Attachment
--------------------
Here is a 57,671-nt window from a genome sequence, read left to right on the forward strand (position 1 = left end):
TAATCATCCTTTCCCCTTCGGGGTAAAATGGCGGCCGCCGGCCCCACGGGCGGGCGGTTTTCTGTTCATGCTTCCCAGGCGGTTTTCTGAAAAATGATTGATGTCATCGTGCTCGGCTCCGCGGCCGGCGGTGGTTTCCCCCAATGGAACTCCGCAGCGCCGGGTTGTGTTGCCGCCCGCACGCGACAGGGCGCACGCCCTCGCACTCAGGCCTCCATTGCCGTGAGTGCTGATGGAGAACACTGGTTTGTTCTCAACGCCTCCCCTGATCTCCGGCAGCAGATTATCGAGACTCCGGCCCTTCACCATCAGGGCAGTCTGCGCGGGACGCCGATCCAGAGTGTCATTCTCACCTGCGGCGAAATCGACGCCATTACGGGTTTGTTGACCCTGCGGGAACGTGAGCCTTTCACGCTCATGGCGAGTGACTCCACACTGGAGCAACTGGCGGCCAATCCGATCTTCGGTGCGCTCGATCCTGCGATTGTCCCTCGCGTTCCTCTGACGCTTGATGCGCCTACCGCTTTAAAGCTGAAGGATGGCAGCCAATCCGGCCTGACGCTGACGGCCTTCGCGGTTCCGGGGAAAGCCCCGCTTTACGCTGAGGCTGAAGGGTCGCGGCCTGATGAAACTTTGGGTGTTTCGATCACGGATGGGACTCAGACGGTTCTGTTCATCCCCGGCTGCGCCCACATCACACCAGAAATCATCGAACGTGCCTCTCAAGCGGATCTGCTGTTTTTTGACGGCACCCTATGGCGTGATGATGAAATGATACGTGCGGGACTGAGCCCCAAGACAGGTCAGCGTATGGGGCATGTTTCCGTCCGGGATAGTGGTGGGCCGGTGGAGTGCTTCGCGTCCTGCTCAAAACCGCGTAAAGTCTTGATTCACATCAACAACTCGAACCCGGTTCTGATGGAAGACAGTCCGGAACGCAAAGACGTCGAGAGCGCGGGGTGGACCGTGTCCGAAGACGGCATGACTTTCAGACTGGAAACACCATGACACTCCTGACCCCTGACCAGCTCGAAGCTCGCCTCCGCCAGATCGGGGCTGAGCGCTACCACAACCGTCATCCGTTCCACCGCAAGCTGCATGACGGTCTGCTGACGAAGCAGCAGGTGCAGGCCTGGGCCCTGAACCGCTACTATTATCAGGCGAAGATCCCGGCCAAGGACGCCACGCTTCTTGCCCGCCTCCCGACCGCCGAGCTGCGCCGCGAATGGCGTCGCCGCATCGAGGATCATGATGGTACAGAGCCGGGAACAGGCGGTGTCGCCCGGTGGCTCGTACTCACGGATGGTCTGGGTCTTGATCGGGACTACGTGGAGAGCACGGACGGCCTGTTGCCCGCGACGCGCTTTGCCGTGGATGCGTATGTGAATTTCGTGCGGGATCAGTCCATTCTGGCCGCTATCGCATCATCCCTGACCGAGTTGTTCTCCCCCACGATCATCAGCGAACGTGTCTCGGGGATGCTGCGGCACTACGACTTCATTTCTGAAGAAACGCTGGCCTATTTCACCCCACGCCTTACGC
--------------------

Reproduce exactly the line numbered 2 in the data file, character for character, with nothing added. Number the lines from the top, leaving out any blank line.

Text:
TAATCATCCTTTCCCCTTCGGGGTAAAATGGCGGCCGCCGGCCCCACGGGCGGGCGGTTTTCTGTTCATGCTTCCCAGGCGGTTTTCTGAAAAATGATTGATGTCATCGTGCTCGGCTCCGCGGCCGGCGGTGGTTTCCCCCAATGGAACTCCGCAGCGCCGGGTTGTGTTGCCGCCCGCACGCGACAGGGCGCACGCCCTCGCACTCAGGCCTCCATTGCCGTGAGTGCTGATGGAGAACACTGGTTTGTTCTCAACGCCTCCCCTGATCTCCGGCAGCAGATTATCGAGACTCCGGCCCTTCACCATCAGGGCAGTCTGCGCGGGACGCCGATCCAGAGTGTCATTCTCACCTGCGGCGAAATCGACGCCATTACGGGTTTGTTGACCCTGCGGGAACGTGAGCCTTTCACGCTCATGGCGAGTGACTCCACACTGGAGCAACTGGCGGCCAATCCGATCTTCGGTGCGCTCGATCCTGCGATTGTCCCTCGCGTTCCTCTGACGCTTGATGCGCCTACCGCTTTAAAGCTGAAGGATGGCAGCCAATCCGGCCTGACGCTGACGGCCTTCGCGGTTCCGGGGAAAGCCCCGCTTTACGCTGAGGCTGAAGGGTCGCGGCCTGATGAAACTTTGGGTGTTTCGATCACGGATGGGACTCAGACGGTTCTGTTCATCCCCGGCTGCGCCCACATCACACCAGAAATCATCGAACGTGCCTCTCAAGCGGATCTGCTGTTTTTTGACGGCACCCTATGGCGTGATGATGAAATGATACGTGCGGGACTGAGCCCCAAGACAGGTCAGCGTATGGGGCATGTTTCCGTCCGGGATAGTGGTGGGCCGGTGGAGTGCTTCGCGTCCTGCTCAAAACCGCGTAAAGTCTTGATTCACATCAACAACTCGAACCCGGTTCTGATGGAAGACAGTCCGGAACGCAAAGACGTCGAGAGCGCGGGGTGGACCGTGTCCGAAGACGGCATGACTTTCAGACTGGAAACACCATGACACTCCTGACCCCTGACCAGCTCGAAGCTCGCCTCCGCCAGATCGGGGCTGAGCGCTACCACAACCGTCATCCGTTCCACCGCAAGCTGCATGACGGTCTGCTGACGAAGCAGCAGGTGCAGGCCTGGGCCCTGAACCGCTACTATTATCAGGCGAAGATCCCGGCCAAGGACGCCACGCTTCTTGCCCGCCTCCCGACCGCCGAGCTGCGCCGCGAATGGCGTCGCCGCATCGAGGATCATGATGGTACAGAGCCGGGAACAGGCGGTGTCGCCCGGTGGCTCGTACTCACGGATGGTCTGGGTCTTGATCGGGACTACGTGGAGAGCACGGACGGCCTGTTGCCCGCGACGCGCTTTGCCGTGGATGCGTATGTGAATTTCGTGCGGGATCAGTCCATTCTGGCCGCTATCGCATCATCCCTGACCGAGTTGTTCTCCCCCACGATCATCAGCGAACGTGTCTCGGGGATGCTGCGGCACTACGACTTCATTTCTGAAGAAACGCTGGCCTATTTCACCCCACGCCTTACGC